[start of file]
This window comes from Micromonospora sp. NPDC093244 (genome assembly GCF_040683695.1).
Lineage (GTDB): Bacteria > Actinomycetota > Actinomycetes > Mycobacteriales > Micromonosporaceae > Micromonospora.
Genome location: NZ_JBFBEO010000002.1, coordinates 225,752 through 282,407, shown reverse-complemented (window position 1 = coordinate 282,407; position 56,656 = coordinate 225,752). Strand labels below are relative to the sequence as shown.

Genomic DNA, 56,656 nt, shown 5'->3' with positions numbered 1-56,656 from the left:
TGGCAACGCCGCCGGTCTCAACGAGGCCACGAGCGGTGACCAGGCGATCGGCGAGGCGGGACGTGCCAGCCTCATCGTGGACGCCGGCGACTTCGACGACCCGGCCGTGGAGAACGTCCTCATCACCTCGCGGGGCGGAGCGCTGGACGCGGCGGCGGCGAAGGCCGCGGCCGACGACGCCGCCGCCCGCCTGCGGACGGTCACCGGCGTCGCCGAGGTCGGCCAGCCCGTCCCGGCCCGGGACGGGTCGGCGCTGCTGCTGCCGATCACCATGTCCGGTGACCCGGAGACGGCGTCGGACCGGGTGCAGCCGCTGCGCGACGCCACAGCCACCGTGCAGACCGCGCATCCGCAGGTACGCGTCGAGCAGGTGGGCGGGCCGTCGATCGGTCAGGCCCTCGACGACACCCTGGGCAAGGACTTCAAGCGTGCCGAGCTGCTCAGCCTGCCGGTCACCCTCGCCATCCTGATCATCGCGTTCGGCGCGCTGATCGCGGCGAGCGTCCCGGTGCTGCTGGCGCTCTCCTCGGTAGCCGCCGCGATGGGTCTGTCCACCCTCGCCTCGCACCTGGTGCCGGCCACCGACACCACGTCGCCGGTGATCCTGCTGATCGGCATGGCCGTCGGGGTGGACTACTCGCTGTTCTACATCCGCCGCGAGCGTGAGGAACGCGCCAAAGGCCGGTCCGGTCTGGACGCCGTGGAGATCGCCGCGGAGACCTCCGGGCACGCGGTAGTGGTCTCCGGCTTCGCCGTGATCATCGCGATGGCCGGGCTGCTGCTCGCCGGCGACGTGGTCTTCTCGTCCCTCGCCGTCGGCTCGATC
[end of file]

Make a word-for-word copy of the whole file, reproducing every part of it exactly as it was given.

This window comes from Micromonospora sp. NPDC093244 (genome assembly GCF_040683695.1).
Lineage (GTDB): Bacteria > Actinomycetota > Actinomycetes > Mycobacteriales > Micromonosporaceae > Micromonospora.
Genome location: NZ_JBFBEO010000002.1, coordinates 225,752 through 282,407, shown reverse-complemented (window position 1 = coordinate 282,407; position 56,656 = coordinate 225,752). Strand labels below are relative to the sequence as shown.

Genomic DNA, 56,656 nt, shown 5'->3' with positions numbered 1-56,656 from the left:
TGGCAACGCCGCCGGTCTCAACGAGGCCACGAGCGGTGACCAGGCGATCGGCGAGGCGGGACGTGCCAGCCTCATCGTGGACGCCGGCGACTTCGACGACCCGGCCGTGGAGAACGTCCTCATCACCTCGCGGGGCGGAGCGCTGGACGCGGCGGCGGCGAAGGCCGCGGCCGACGACGCCGCCGCCCGCCTGCGGACGGTCACCGGCGTCGCCGAGGTCGGCCAGCCCGTCCCGGCCCGGGACGGGTCGGCGCTGCTGCTGCCGATCACCATGTCCGGTGACCCGGAGACGGCGTCGGACCGGGTGCAGCCGCTGCGCGACGCCACAGCCACCGTGCAGACCGCGCATCCGCAGGTACGCGTCGAGCAGGTGGGCGGGCCGTCGATCGGTCAGGCCCTCGACGACACCCTGGGCAAGGACTTCAAGCGTGCCGAGCTGCTCAGCCTGCCGGTCACCCTCGCCATCCTGATCATCGCGTTCGGCGCGCTGATCGCGGCGAGCGTCCCGGTGCTGCTGGCGCTCTCCTCGGTAGCCGCCGCGATGGGTCTGTCCACCCTCGCCTCGCACCTGGTGCCGGCCACCGACACCACGTCGCCGGTGATCCTGCTGATCGGCATGGCCGTCGGGGTGGACTACTCGCTGTTCTACATCCGCCGCGAGCGTGAGGAACGCGCCAAAGGCCGGTCCGGTCTGGACGCCGTGGAGATCGCCGCGGAGACCTCCGGGCACGCGGTAGTGGTCTCCGGCTTCGCCGTGATCATCGCGATGGCCGGGCTGCTGCTCGCCGGCGACGTGGTCTTCTCGTCCCTCGCCGTCGGCTCGATC